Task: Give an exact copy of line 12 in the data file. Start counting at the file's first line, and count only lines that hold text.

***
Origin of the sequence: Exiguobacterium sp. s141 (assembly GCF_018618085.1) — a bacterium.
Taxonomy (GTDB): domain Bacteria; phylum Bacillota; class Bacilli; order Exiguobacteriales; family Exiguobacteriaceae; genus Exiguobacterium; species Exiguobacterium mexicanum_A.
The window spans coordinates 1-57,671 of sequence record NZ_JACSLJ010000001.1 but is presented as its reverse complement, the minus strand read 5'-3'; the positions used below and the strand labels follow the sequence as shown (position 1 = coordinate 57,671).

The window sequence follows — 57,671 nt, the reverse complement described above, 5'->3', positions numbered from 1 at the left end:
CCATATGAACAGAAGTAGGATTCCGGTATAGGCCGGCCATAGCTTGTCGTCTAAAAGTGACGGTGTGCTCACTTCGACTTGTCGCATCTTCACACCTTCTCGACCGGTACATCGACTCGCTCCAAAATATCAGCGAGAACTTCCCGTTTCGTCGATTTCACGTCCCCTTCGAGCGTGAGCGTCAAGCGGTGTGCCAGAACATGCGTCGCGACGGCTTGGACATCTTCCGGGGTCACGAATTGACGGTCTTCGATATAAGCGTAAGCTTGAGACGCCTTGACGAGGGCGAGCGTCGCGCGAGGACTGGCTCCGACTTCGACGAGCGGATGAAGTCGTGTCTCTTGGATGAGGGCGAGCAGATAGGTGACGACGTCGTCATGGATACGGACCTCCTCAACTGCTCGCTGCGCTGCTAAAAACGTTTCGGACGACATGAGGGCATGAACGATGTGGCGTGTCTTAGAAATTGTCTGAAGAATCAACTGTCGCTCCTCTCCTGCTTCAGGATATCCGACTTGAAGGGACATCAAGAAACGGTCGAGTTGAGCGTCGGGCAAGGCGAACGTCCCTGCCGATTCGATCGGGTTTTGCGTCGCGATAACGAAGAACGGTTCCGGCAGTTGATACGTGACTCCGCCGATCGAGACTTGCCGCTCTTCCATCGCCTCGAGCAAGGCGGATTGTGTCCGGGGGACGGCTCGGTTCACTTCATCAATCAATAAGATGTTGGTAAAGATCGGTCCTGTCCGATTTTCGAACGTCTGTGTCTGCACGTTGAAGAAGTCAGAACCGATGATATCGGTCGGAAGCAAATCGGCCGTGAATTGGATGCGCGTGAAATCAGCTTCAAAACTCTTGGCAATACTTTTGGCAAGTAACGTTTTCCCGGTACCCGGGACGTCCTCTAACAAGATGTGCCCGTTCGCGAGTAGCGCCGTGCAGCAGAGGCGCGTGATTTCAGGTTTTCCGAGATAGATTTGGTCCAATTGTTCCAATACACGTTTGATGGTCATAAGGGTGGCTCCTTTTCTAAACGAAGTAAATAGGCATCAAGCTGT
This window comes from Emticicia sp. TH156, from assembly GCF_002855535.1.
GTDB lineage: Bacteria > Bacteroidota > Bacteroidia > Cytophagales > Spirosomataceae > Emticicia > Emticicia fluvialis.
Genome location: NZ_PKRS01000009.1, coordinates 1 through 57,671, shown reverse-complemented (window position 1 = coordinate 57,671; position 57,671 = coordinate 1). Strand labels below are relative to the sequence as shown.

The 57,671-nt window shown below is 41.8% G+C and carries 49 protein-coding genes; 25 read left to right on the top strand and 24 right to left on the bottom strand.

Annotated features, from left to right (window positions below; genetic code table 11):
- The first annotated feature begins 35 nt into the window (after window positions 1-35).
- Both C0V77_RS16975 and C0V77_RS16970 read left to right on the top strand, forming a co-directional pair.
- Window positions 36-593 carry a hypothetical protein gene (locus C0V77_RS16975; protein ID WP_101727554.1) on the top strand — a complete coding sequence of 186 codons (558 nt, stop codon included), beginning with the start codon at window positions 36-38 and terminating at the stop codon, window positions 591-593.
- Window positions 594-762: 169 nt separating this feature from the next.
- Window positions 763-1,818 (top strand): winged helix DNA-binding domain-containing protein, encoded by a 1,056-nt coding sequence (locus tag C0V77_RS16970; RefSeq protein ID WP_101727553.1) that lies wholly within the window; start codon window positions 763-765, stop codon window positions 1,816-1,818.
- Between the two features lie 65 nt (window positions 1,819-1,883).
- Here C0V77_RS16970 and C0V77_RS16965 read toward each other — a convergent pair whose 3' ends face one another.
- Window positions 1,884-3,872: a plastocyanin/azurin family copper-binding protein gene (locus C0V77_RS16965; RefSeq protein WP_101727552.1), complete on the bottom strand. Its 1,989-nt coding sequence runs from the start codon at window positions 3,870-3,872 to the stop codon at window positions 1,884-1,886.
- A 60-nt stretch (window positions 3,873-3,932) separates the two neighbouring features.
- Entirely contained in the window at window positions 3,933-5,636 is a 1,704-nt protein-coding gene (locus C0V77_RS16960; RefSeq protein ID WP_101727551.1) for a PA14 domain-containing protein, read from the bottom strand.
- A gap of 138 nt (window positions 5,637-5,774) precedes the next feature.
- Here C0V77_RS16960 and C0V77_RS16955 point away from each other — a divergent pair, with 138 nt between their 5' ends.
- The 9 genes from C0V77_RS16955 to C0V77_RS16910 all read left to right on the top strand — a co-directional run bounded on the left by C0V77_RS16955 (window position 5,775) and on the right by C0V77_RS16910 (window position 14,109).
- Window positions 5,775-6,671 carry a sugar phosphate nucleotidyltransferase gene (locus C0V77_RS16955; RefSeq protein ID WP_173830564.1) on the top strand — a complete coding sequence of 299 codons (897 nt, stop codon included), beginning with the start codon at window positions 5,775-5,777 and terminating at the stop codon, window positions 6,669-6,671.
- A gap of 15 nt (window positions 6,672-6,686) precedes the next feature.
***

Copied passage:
- Both C0V77_RS16975 and C0V77_RS16970 read left to right on the top strand, forming a co-directional pair.